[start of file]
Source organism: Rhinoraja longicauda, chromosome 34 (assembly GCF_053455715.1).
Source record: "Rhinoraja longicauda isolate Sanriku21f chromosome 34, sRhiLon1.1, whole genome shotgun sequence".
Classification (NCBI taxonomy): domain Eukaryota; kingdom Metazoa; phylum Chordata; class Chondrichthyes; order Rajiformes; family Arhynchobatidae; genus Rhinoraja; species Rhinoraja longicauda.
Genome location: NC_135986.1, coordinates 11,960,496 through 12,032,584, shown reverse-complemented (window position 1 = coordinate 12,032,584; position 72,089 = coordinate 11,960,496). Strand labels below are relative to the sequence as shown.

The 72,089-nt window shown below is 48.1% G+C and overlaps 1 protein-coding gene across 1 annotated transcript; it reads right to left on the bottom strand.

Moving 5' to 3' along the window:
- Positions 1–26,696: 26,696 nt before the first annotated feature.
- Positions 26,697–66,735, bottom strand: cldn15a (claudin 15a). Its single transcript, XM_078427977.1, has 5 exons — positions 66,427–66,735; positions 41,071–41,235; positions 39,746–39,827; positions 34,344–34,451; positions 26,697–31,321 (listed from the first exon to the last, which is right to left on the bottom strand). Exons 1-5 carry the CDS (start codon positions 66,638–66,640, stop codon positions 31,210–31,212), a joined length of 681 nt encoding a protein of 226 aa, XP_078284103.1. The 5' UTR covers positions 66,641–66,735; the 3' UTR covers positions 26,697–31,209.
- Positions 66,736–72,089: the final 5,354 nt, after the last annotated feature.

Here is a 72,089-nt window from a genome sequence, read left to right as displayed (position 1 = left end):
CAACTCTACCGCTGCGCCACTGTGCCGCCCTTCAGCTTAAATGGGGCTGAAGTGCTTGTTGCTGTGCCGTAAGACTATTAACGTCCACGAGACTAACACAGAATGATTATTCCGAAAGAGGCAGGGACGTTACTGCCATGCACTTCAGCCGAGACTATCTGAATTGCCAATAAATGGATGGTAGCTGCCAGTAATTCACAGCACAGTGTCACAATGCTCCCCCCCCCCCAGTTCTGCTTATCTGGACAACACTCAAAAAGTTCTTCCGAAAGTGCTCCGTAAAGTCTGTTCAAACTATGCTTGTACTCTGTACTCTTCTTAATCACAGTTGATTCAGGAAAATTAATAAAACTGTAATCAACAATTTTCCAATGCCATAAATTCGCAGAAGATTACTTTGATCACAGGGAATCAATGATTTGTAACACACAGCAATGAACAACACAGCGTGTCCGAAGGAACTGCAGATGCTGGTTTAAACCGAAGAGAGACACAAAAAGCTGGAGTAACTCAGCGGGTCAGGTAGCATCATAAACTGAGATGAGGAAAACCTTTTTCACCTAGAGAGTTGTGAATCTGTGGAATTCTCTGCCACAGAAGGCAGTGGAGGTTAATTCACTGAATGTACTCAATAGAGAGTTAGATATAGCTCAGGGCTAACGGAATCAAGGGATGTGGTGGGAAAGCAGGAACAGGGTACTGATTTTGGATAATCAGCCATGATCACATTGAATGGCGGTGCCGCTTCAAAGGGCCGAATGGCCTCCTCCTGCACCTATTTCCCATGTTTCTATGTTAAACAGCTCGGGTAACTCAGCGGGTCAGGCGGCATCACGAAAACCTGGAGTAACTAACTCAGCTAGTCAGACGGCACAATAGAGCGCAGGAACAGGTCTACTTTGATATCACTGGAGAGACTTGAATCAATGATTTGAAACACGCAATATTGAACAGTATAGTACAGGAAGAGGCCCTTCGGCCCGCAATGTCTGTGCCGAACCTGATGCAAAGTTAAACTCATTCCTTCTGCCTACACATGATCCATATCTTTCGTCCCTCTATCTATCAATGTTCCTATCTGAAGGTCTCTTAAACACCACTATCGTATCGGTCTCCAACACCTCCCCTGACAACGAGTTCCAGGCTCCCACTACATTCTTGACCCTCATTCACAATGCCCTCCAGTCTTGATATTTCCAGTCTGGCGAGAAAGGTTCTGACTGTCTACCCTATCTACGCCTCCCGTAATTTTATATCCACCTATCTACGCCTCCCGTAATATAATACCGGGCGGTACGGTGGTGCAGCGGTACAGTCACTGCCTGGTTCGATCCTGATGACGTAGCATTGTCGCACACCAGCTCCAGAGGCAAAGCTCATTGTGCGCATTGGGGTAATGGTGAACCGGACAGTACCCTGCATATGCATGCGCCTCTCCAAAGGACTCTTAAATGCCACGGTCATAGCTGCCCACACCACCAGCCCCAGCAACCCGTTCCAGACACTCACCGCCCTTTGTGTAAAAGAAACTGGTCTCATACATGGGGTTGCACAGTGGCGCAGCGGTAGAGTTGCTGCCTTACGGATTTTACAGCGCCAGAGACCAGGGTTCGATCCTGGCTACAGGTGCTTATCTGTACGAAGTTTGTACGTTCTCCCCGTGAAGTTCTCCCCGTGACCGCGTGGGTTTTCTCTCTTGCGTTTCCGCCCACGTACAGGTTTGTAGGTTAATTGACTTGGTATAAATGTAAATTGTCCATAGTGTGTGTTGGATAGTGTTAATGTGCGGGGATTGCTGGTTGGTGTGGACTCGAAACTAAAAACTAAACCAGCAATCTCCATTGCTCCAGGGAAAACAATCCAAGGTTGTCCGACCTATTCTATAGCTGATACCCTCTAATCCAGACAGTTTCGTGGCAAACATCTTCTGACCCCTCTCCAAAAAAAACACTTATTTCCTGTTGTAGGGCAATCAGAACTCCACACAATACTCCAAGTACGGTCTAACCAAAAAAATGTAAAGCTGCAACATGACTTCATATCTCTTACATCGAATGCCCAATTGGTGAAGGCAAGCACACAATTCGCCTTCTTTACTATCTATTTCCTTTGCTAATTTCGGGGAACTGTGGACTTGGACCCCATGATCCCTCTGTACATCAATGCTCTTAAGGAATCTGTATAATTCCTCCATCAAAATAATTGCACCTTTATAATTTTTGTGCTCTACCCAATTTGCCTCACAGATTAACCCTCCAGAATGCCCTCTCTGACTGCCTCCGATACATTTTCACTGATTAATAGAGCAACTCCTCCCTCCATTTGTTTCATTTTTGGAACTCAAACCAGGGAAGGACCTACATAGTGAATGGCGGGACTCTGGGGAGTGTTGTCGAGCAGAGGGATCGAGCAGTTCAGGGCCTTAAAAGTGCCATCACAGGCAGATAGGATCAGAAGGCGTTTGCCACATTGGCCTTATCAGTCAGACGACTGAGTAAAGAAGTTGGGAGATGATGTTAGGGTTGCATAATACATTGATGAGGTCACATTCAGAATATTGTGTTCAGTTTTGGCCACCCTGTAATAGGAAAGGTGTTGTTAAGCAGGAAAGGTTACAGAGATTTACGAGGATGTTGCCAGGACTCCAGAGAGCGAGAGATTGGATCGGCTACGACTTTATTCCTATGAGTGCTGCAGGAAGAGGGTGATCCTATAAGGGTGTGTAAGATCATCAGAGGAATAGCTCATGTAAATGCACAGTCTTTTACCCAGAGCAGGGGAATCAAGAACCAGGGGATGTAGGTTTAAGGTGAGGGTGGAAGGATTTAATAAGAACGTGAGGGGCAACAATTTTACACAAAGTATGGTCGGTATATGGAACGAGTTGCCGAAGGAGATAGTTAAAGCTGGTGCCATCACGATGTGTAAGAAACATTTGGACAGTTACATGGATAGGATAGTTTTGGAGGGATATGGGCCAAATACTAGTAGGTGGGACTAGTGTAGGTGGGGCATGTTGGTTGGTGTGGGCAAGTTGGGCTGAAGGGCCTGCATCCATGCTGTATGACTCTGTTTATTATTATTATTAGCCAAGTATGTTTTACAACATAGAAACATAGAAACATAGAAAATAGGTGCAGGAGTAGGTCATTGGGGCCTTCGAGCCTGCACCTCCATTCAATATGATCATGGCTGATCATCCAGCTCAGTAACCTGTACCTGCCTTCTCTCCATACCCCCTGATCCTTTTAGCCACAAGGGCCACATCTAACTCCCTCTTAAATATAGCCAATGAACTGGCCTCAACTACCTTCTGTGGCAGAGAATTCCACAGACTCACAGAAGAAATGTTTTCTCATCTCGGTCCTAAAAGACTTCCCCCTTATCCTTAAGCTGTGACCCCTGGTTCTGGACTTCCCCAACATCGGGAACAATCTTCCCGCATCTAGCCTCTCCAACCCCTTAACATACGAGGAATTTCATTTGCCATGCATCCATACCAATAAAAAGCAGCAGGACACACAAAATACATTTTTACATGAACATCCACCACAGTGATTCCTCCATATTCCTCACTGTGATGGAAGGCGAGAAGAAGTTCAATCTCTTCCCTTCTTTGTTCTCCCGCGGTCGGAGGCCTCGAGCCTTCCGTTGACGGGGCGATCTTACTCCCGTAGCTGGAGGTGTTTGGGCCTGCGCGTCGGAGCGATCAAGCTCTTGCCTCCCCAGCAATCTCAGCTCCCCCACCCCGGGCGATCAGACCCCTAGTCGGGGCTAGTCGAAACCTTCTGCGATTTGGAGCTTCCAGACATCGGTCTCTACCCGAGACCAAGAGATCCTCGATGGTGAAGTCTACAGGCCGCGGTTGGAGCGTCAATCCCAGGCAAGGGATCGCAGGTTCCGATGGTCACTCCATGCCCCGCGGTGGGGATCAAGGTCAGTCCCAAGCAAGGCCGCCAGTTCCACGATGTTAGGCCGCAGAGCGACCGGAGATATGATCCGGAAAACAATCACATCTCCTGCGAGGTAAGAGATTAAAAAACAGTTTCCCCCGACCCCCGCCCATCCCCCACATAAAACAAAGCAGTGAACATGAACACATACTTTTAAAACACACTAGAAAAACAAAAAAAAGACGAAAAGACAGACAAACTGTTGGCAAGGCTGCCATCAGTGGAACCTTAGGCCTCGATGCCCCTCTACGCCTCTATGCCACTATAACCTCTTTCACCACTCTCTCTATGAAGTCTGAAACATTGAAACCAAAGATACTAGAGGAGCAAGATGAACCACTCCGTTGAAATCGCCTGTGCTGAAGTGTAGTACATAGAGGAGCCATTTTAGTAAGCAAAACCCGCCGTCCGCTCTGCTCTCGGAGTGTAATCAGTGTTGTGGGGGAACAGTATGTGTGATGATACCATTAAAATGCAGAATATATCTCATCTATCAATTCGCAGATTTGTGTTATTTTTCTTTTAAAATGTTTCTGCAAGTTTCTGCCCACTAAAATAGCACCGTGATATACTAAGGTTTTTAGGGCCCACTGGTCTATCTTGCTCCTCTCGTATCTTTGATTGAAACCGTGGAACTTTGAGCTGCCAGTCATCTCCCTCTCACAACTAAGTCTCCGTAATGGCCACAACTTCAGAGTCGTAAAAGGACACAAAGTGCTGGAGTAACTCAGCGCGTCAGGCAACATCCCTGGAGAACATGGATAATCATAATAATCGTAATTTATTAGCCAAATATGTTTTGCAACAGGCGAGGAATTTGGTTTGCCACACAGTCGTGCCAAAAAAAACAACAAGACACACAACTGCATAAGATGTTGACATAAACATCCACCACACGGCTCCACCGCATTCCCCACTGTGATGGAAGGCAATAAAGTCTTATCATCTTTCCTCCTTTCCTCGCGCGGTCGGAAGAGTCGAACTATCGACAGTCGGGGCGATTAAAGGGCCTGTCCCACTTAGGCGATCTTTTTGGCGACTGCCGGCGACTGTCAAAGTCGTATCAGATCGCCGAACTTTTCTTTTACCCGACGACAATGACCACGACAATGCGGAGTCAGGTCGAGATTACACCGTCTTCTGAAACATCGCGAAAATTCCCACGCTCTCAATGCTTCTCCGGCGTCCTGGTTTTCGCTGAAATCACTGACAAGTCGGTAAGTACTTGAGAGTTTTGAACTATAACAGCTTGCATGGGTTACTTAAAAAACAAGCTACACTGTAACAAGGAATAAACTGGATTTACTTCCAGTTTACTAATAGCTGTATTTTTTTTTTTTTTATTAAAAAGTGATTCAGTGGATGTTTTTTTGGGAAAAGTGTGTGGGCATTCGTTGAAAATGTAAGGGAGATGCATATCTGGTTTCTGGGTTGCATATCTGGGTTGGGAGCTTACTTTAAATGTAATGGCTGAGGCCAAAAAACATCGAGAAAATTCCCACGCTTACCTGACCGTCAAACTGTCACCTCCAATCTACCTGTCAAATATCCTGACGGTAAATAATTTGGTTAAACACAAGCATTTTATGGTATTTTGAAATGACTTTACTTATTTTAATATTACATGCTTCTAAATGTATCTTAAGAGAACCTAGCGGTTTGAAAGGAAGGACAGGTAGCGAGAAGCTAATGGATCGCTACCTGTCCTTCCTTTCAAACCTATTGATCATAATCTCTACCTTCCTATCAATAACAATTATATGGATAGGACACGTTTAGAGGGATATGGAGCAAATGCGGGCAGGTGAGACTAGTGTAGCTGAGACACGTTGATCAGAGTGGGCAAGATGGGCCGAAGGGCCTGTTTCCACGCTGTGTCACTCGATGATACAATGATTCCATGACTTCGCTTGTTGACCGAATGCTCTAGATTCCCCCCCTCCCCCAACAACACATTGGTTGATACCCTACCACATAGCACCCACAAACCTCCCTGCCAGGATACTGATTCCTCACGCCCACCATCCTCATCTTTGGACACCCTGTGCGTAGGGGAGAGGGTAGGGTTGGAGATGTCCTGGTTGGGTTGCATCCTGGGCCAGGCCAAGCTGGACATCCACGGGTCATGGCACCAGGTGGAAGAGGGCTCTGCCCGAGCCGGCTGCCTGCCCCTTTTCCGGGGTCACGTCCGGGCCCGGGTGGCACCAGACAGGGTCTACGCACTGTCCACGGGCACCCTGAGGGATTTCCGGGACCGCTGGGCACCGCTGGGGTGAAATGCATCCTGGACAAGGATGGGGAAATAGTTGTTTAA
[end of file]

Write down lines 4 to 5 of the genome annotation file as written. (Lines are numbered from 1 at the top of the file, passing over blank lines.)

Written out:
Genome location: NC_135986.1, coordinates 11,960,496 through 12,032,584, shown reverse-complemented (window position 1 = coordinate 12,032,584; position 72,089 = coordinate 11,960,496). Strand labels below are relative to the sequence as shown.

The 72,089-nt window shown below is 48.1% G+C and overlaps 1 protein-coding gene across 1 annotated transcript; it reads right to left on the bottom strand.